Nigeria News

We’re Yet to Invite Oduah, Says EFCC

Stella Oduah, Aviation MinisterIndication has emerged that even though the Economic and Financial Crimes Commission (EFCC) claimed to have been investigating the former minister of Aviation, Princess Stella Oduah, over the purchase of two armoured cars at N255 million, the Commission has however, never invited her.
 
This is in addition to the disclosure by the EFCC that out of the 533 cases it charged to court in 2013, it got 117 convictions losing 416.
At a media briefing Friday at the commission’s headquarter in Abuja, the spokesman of the EFCC, Wilson Uwujaren, who said the commission doesn’t need to physically invite Princess Oduah before carrying out its investigation, pointed out that what should interest Nigerians was not “whether the EFCC has invited Princess Oduah or not, but whether the EFCC is investigating the allegations or not.”
 
“I can tell you that the commission is on top of the case and is investigating it.  In due course, Nigerians will be told the outcome. No responsible law enforcement organisation gives prior notice of invitation to a suspect in a matter.”
 
The EFCC also said that it has not closed the case on the recovery of more of the loot stashed in foreign banks by late president Sani Abacha, but that as new leads emerged, the commission would swing into action. In addition, the commission reiterated it stands that it doesn’t have the right to stop indicted politicians from contesting in the 2015 general elections. Mr. Wilson said that was the role of the Independent National Electoral Commission (INEC).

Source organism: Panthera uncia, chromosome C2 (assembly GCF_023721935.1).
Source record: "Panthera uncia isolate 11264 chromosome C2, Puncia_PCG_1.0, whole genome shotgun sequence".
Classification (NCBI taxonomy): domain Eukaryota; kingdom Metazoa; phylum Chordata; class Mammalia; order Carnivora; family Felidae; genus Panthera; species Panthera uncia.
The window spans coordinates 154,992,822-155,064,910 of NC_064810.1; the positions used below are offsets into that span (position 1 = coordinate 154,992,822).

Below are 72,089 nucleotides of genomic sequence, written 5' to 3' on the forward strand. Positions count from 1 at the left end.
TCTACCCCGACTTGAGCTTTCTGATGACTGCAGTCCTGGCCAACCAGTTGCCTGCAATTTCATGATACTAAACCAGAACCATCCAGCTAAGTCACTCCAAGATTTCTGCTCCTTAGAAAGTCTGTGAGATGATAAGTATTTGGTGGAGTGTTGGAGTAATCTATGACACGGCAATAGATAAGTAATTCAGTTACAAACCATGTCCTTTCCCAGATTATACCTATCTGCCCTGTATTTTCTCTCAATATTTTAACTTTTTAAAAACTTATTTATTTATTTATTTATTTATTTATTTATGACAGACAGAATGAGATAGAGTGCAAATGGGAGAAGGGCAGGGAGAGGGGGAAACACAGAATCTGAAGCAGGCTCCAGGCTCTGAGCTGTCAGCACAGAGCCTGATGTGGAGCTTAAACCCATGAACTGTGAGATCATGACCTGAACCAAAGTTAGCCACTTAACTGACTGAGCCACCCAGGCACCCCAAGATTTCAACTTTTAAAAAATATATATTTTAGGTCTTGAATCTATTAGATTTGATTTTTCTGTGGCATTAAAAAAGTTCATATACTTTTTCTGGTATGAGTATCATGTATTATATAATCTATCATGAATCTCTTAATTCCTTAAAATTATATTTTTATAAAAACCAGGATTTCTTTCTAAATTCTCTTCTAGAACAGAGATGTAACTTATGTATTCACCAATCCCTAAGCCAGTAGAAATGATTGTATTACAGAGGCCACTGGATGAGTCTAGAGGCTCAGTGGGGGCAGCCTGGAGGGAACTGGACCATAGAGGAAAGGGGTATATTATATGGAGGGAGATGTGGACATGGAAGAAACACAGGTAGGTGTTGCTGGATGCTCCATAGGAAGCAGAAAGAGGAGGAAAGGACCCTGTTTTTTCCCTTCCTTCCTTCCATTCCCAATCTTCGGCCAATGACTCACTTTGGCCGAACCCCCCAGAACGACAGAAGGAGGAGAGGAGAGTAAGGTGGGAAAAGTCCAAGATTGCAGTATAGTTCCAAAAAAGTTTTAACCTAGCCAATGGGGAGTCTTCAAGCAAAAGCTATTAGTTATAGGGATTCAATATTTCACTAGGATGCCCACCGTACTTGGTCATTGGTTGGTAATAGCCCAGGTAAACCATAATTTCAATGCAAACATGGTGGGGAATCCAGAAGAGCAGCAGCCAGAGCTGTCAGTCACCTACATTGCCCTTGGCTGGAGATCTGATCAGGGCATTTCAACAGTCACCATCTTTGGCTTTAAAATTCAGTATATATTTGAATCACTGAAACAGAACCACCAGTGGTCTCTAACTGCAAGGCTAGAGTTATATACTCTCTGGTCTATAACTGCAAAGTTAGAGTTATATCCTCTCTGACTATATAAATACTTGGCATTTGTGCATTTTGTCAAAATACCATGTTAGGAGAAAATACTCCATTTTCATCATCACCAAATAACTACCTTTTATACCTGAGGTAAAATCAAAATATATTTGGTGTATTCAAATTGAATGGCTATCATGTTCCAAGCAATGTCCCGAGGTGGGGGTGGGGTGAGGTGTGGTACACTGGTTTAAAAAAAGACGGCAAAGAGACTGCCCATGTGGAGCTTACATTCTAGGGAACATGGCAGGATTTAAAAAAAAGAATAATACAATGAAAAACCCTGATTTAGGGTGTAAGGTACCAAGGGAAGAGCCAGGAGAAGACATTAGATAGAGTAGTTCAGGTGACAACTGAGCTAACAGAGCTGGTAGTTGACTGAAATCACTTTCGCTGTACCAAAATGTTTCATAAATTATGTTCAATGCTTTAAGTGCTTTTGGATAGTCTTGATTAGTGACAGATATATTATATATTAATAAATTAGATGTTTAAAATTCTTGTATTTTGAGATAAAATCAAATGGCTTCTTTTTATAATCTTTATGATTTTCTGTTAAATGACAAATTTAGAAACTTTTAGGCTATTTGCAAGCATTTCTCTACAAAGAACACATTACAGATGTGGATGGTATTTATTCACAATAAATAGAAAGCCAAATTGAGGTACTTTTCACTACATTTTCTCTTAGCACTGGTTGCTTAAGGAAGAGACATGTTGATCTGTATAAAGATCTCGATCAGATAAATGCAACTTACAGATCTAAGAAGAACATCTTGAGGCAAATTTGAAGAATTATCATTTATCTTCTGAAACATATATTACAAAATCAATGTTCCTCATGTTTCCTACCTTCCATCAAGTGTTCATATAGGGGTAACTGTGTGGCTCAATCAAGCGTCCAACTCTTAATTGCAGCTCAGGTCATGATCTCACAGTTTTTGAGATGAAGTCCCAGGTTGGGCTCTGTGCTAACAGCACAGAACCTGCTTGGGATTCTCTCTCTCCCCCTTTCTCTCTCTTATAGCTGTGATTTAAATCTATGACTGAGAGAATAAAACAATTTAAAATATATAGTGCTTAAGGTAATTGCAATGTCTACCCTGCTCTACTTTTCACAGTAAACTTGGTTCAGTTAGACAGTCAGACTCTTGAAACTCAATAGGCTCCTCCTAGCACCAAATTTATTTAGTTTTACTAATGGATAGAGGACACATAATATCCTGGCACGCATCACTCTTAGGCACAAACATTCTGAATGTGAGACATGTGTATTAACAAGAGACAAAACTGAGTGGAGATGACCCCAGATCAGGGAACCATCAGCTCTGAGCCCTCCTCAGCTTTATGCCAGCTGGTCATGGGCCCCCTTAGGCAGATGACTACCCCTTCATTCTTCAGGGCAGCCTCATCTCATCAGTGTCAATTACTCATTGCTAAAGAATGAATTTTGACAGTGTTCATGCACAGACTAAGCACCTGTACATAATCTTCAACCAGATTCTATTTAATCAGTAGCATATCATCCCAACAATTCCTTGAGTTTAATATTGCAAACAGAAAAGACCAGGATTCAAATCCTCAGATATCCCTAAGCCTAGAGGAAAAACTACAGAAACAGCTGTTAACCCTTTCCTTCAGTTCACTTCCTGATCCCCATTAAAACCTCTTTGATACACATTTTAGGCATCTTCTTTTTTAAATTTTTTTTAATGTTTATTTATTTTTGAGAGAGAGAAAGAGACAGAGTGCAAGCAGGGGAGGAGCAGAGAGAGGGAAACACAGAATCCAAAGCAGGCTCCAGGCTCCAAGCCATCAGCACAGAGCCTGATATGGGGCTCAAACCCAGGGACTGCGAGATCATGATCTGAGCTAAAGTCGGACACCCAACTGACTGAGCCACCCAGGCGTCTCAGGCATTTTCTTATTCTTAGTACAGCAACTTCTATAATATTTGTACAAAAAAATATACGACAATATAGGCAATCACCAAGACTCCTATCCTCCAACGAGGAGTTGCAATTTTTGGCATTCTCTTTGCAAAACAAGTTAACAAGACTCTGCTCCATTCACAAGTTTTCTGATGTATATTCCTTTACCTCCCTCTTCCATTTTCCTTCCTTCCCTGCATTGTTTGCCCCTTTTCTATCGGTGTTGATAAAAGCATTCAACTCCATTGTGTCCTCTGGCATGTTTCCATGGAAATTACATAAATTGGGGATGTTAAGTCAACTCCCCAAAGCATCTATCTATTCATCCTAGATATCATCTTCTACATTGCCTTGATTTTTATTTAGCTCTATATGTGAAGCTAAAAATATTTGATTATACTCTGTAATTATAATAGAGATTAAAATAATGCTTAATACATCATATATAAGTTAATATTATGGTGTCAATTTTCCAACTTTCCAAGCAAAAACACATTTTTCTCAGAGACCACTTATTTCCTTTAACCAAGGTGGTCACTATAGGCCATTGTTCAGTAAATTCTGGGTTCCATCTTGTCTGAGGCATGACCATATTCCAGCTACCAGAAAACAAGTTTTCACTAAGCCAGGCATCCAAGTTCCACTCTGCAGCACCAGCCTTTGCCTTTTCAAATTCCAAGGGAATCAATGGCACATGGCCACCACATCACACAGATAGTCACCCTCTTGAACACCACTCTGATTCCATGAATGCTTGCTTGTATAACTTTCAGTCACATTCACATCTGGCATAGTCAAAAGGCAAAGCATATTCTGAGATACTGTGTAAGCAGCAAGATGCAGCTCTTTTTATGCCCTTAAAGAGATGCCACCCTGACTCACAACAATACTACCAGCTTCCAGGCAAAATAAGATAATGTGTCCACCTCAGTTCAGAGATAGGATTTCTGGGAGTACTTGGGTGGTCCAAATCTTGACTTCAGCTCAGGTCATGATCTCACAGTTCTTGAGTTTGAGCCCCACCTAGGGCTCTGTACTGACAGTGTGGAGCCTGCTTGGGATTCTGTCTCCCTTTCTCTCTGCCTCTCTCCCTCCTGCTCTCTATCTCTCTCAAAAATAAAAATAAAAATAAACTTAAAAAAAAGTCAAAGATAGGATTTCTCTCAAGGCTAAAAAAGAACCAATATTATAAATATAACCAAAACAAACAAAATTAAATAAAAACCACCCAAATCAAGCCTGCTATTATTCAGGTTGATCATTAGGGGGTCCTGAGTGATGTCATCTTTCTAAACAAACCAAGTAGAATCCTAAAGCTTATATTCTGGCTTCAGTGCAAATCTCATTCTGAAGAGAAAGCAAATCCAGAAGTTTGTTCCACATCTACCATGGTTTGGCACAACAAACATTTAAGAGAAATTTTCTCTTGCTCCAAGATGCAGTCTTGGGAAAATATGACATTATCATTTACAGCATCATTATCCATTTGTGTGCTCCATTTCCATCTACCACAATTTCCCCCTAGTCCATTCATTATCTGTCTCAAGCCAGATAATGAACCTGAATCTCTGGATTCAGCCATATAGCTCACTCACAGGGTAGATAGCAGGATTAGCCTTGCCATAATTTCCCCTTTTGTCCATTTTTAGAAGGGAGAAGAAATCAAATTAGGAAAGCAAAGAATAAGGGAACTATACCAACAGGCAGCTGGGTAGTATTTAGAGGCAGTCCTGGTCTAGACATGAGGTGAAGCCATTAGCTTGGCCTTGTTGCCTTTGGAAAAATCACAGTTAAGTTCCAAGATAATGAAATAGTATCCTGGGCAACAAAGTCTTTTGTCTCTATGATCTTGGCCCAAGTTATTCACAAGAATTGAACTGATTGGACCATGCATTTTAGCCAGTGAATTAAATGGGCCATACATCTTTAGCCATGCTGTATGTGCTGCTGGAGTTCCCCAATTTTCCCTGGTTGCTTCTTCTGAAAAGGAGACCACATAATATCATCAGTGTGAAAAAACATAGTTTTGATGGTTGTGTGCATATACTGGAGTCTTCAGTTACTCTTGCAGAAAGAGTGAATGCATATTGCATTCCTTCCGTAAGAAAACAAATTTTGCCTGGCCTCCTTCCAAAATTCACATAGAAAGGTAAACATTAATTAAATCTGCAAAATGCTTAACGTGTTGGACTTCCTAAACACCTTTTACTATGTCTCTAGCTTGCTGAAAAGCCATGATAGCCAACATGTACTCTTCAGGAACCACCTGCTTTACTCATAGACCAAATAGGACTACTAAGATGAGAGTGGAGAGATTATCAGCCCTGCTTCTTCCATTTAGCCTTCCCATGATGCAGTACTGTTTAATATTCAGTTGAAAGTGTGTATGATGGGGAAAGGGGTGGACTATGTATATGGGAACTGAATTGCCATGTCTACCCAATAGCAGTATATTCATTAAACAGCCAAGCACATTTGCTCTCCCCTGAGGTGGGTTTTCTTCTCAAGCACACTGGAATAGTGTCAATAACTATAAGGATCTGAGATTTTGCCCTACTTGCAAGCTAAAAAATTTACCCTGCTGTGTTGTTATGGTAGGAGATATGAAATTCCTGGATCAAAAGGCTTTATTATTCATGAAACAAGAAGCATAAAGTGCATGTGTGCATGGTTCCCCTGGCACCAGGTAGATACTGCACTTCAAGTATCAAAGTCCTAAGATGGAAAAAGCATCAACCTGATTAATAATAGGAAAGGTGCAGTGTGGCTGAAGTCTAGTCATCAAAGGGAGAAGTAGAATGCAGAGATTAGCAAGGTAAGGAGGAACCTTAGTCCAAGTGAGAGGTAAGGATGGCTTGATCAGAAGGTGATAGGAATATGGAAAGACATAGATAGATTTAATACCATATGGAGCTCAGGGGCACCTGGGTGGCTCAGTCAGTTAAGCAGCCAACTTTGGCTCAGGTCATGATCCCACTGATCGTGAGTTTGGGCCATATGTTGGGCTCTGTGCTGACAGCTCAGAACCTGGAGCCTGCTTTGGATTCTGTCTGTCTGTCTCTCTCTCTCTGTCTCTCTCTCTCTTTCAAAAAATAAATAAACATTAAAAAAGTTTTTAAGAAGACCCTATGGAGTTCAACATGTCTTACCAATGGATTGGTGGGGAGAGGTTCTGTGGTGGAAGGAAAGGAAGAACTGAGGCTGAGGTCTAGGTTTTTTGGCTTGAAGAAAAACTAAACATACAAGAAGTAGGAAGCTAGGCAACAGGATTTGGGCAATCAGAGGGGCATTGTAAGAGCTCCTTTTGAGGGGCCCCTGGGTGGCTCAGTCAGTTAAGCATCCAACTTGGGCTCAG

Speaking on the 117 convictions gotten in 2013, an improvement from the 105 convictions it recorded in 2012, Wilson said the EFCC would have gotten more convictions, but for certain encumbrances from the court, including delays.
 
“In recent weeks, the commission has had to re-arraign many of the suspects undergoing trials at Federal High Courts and some State High Courts due to the transfer or elevation of members of the bench in these courts.
 
Resources and time have been wasted in the process but the commission is not deterred.
We remain committed to bringing these matters to logical conclusion within the ambits of rule of law”.
 
He added that the commission was optimistic of improving its conviction record in 2014, going by the new practice directive by the Chief Justice of Nigeria, on the expeditious handling of corruption cases in courts, since the rate of conviction was the global benchmark for assessing the effectiveness of a law enforcement agency.
 
The EFCC then appeals to stakeholders within the justice system to ensure that the objective of the new practice directive is achieved for the benefit of the country.

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